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How to encourage school, city and county employees in medical consumerism

When you decide to purchase a new car, most people don’t go to the dealership, randomly point to a car in the lot and say ‘I’ll take that one’. Usually, there is a bit of research involved with regards to cost, features, safety ratings, a trusted friend’s advice, etc. Once your research is complete, you decide which car best meets your needs.

Americans tend to be savvy consumers of most products and services… except when it comes to medical services. Traditional health insurance plans do little to encourage a consumer-focused approach in healthcare spending – participants have no incentive for choosing low-cost providers or shopping for the lowest price prescription drug. Employees either don’t know the cost of the care they receive or many have never given cost much thought since their health insurance was paying for it.

This lack of consumerism can create runaway claims that drive premium increases. Experts agree that to reduce costs, organizations must encourage prudent medical spending. According to the Towers Watson 2015 Emerging Trends in Health Care Survey, 66% of employers rated developing or enhancing a workplace culture where employees are responsible for health as their top focus for 2016.

Medical consumerism is a huge shift in mindset for most employees. With support from the school, city or county, insurance carrier and consultant, these employees can confidently make daily healthy choices and improve their healthcare decision-making skills when provided with the proper tools/resources, plan designs and education.

Increasing your deductible doesn’t mean leaving employees out in the cold

One tried and true strategy that encourages smarter healthcare spending is to raise the deductible, but provide the deductible amount in a Health Reimbursement Arrangement (HRA). Some schools, cities and counties think raising the deductible means they have to go all the way to a IRS-defined, HSA-qualified High Deductible Health Plan. Nothing could be further than from the truth when you use an HRA instead of an HSA. Easing into this type of plan is usually best. That way, instead of resisting the idea out of hand, employees get used to the idea of using a medical savings account.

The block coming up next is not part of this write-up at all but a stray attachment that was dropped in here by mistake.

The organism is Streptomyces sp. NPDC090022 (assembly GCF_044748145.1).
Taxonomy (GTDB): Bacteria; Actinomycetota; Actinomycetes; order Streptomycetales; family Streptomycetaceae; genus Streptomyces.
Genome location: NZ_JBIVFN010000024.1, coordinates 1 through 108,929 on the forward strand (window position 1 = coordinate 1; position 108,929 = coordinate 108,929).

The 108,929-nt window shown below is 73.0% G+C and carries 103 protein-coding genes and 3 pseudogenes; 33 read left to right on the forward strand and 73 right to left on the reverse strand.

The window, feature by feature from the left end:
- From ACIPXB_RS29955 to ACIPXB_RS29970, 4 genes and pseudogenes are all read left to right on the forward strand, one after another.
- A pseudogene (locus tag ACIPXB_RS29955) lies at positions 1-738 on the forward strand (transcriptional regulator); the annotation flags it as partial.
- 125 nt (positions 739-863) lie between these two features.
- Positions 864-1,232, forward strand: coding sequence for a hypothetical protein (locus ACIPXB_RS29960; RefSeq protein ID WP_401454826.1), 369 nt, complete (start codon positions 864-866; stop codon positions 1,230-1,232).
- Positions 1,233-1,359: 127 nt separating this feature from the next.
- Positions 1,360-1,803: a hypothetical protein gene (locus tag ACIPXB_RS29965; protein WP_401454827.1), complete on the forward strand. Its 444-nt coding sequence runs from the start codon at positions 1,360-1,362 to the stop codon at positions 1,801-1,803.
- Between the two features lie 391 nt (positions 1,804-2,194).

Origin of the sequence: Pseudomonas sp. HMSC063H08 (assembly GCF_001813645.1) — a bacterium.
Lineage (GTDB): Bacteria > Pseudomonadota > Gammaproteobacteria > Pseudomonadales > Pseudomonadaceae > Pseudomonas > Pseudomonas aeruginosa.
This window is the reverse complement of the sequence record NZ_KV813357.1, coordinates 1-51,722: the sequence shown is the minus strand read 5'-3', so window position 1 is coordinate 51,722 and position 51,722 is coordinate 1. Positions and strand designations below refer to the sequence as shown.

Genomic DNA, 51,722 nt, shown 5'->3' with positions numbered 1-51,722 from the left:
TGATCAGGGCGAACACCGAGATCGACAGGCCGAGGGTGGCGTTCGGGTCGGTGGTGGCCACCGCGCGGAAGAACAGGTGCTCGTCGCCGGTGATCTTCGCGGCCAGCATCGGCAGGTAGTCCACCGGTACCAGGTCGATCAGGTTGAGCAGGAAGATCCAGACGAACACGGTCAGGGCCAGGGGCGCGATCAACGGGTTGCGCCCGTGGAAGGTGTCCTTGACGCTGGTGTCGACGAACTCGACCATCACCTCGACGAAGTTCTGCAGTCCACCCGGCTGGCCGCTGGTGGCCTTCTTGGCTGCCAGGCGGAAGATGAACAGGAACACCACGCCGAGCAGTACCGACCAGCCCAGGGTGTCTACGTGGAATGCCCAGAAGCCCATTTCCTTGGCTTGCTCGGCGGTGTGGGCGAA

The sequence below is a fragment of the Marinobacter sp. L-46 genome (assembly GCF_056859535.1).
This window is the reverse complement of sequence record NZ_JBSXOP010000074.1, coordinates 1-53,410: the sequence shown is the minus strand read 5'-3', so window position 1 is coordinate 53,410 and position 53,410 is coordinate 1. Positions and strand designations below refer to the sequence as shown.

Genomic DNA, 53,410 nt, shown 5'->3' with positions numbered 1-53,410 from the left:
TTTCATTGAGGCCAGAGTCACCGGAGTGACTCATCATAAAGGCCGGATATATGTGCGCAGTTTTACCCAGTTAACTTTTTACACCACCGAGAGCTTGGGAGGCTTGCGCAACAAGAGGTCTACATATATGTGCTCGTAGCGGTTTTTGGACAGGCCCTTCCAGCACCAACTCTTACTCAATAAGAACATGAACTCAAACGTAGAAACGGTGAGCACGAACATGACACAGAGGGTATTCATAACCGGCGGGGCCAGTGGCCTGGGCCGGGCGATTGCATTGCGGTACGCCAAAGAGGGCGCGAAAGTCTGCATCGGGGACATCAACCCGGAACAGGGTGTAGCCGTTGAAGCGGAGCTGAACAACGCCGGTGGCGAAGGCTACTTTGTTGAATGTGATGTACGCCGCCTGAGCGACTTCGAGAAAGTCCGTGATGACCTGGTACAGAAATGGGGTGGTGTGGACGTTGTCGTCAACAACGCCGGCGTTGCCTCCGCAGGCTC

So start small. If your deductible is normally $500, increase it to $750 and provide them with a $250 HRA. Because funds in the funded HRA roll over year-to-year, employees will be motivated to spend as little of it as possible. You may just see school, city and county employees shopping around by searching for the best pharmacy price, choosing urgent care instead of the emergency room, eliminating duplicate tests or considering alternative treatment.

Providing tools and resources

Education is key to encourage employees to become a better medical consumer. There are a variety of tools/resources out there designed to educate, inform and support consumers as they learn how to engage differently with the healthcare system. Schools, cities and counties may offer resources to employees on their own or team up with their health insurance carrier or consultant.

There are simple things the school, city and county can do to provide support and education. Start with the basics. Do your employees know the definitions of common insurance terms like co-pay and deductible? Do they know what in-network vs. out of network means and the costs associated with each? Do they understand how their plan works? If they have an HRA, do they know how to use it and what the funds can be used for? Do they know the appropriate place to get appropriate care (urgent care vs. emergency room)? Does your carrier have a prescription service where employees can get a three month supply of their medication for a low fixed price? Are there any other services your insurance company offers that would benefit your employees in either savings or education?